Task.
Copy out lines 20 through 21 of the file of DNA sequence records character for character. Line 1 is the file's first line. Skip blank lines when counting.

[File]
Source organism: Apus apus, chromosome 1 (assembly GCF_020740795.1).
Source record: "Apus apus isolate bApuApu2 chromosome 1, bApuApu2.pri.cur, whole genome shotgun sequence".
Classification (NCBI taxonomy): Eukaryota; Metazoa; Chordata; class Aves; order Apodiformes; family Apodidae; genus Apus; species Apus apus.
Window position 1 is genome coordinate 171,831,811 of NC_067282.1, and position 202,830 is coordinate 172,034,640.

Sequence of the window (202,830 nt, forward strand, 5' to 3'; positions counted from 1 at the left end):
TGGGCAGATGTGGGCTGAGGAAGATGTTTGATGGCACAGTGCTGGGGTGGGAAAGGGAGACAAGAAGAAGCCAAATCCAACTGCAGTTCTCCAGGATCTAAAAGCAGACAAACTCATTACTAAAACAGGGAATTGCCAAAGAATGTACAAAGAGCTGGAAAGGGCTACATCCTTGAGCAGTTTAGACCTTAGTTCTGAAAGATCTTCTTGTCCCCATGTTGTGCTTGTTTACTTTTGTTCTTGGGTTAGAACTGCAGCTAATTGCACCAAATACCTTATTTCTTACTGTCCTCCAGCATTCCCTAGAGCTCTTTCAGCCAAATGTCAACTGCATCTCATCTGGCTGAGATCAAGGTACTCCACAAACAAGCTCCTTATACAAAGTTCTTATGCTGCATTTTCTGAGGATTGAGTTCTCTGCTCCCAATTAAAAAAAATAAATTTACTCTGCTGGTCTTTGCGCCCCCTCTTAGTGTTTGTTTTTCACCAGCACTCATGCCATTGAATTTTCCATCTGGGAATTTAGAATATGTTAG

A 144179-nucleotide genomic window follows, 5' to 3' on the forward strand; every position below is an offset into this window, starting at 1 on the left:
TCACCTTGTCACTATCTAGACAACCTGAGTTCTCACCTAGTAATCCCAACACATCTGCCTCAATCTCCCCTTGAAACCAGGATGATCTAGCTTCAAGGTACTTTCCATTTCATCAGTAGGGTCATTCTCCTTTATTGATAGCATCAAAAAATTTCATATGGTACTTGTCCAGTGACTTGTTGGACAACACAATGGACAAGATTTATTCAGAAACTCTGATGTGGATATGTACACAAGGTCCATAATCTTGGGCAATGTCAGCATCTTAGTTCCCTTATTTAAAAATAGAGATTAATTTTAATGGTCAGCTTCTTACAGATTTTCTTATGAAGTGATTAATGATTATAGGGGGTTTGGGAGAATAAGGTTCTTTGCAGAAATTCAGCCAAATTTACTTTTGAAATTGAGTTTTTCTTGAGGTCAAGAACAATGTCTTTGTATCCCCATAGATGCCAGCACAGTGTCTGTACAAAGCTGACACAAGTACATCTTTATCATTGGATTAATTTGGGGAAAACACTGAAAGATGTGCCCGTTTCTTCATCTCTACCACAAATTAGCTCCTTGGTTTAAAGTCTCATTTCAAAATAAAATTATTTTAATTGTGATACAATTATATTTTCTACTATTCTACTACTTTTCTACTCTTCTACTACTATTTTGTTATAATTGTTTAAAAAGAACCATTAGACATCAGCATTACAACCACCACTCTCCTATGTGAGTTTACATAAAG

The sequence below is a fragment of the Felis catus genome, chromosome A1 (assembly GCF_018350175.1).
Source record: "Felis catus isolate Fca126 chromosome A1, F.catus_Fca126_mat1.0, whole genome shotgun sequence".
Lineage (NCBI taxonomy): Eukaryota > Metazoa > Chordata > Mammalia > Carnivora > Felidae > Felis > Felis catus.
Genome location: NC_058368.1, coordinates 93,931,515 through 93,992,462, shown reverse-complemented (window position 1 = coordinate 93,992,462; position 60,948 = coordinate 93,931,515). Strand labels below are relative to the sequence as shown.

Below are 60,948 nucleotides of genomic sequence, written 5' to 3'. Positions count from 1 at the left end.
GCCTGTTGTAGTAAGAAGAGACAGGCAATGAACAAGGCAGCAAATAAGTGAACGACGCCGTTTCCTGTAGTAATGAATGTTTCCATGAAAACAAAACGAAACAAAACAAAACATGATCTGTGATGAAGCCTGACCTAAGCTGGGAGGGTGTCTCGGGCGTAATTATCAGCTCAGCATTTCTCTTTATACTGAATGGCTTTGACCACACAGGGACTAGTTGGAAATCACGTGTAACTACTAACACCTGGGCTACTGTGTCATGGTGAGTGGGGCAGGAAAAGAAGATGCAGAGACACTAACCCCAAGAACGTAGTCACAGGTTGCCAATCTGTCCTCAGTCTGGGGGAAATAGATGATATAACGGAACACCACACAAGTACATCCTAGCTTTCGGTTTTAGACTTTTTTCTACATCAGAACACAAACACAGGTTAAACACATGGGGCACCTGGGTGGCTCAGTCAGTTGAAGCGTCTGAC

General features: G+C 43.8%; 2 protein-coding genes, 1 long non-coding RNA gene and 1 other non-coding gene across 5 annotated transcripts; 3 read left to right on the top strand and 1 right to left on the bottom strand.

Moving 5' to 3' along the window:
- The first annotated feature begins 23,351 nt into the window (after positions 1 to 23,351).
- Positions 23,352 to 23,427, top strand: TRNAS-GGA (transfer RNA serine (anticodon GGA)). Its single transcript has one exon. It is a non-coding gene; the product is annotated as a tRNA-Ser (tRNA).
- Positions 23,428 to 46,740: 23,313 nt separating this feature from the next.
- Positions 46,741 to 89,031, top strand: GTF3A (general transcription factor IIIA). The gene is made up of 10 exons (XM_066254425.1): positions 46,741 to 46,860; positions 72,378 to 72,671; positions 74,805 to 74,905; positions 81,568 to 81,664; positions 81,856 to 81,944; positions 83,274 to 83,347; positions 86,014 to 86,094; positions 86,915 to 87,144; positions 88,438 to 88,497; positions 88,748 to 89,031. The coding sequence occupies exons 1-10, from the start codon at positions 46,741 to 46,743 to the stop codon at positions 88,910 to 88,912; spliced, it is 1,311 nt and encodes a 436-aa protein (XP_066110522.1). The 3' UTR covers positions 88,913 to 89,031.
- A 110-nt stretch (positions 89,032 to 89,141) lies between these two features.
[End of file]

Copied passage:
- Positions 46,741 to 89,031, top strand: GTF3A (general transcription factor IIIA). The gene is made up of 10 exons (XM_066254425.1): positions 46,741 to 46,860; positions 72,378 to 72,671; positions 74,805 to 74,905; positions 81,568 to 81,664; positions 81,856 to 81,944; positions 83,274 to 83,347; positions 86,014 to 86,094; positions 86,915 to 87,144; positions 88,438 to 88,497; positions 88,748 to 89,031. The coding sequence occupies exons 1-10, from the start codon at positions 46,741 to 46,743 to the stop codon at positions 88,910 to 88,912; spliced, it is 1,311 nt and encodes a 436-aa protein (XP_066110522.1). The 3' UTR covers positions 88,913 to 89,031.
- A 110-nt stretch (positions 89,032 to 89,141) lies between these two features.